The very poor who have nothing, some with not even a roof over their head. The poor who depend on government assistance to keep their families from starving. Then we have the working poor, those on minimum wage or slightly over, trying so very hard to keep a roof over their heads and raise and educate their families in a society where highly paid individuals with high six figure salaries are paid to sit on the board that sets the minimum wage and then tell you that the average minimum price of a home in Canada today is in the two to three hundred thousand dollar bracket.
A very difficult task to be sure. Each time you give a percentage increase to different skilled workers you widen the gap between the different classes of workers. If, over the years, wages had been given on an across-the-board system, we wouldn’t have the disparity we have today.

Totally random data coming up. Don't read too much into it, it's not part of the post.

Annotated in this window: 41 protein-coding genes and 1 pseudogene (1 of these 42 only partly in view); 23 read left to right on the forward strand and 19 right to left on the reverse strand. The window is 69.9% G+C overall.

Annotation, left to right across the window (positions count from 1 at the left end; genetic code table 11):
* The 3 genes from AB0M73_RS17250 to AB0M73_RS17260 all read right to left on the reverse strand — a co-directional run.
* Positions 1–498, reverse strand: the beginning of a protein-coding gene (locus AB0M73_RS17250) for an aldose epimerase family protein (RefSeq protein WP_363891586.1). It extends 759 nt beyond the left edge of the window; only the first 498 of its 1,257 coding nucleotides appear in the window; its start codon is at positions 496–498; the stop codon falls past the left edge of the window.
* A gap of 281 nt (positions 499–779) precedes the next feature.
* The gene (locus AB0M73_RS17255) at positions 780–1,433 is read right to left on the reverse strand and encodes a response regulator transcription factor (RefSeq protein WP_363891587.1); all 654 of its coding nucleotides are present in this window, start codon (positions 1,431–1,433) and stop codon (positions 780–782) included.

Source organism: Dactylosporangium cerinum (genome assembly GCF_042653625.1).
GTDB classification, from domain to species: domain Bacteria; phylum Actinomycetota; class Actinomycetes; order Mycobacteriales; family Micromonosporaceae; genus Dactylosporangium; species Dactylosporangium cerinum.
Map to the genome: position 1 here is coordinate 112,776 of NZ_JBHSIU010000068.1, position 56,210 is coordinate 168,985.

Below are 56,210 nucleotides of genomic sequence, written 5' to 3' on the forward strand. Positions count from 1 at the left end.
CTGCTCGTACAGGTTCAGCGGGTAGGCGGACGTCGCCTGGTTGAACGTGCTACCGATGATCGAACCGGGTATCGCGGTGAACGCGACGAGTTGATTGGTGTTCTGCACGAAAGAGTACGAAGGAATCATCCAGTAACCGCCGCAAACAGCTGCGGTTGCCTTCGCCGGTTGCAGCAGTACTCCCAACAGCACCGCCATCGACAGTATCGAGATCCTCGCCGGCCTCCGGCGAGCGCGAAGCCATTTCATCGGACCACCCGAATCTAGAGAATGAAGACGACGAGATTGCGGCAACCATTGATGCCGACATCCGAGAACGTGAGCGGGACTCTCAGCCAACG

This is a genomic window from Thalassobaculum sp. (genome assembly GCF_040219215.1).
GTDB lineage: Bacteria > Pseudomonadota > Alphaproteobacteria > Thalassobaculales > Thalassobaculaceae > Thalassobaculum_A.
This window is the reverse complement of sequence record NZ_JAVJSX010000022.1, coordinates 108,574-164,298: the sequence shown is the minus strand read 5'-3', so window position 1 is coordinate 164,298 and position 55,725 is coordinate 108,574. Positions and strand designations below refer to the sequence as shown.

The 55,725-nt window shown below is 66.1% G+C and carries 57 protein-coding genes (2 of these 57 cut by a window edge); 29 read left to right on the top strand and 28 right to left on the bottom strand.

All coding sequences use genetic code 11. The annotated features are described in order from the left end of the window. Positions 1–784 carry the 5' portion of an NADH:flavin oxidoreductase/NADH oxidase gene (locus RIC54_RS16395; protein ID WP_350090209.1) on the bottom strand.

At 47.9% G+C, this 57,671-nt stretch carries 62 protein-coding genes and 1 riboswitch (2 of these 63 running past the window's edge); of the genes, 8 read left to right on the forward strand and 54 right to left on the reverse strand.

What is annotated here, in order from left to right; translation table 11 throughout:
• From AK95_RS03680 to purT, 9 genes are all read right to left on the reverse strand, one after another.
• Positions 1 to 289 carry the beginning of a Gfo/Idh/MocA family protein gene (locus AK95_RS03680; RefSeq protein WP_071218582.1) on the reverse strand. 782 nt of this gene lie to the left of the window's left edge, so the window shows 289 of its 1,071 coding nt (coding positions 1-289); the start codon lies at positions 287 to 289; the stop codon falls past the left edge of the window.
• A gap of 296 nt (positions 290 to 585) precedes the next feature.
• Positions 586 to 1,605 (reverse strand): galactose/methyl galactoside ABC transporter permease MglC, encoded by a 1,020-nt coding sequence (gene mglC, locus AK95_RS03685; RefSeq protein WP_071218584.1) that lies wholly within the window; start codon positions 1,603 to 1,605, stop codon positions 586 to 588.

Governments and labour unions from time to time make decisions that are not in the best interest of society. For instance, when they replaced the eight hour day, 48 hour work week with the 12 hour shift, they created a very stressful work day. Ask any employee who works in a stressful position how he or she feels after working the three weekend, 12 hour shifts and you may fine some dangerous work ethics.
Mr. Bill Pardy, in his letter a few days ago, stated that 62 people own 50 per cent of the wealth of the world and have the power to control government. Mr. Bernie Sanders, candidate for president of the United States, said that one per cent of the world controls the wealth of the world.
What we desperately need is another Abe Lincoln and a Martin Luther King, who left a legacy remembered throughout the universe. Mr. Ball and Mr. Trudeau, what will your legacy be?
Hedley J. Saunders, Corner Brook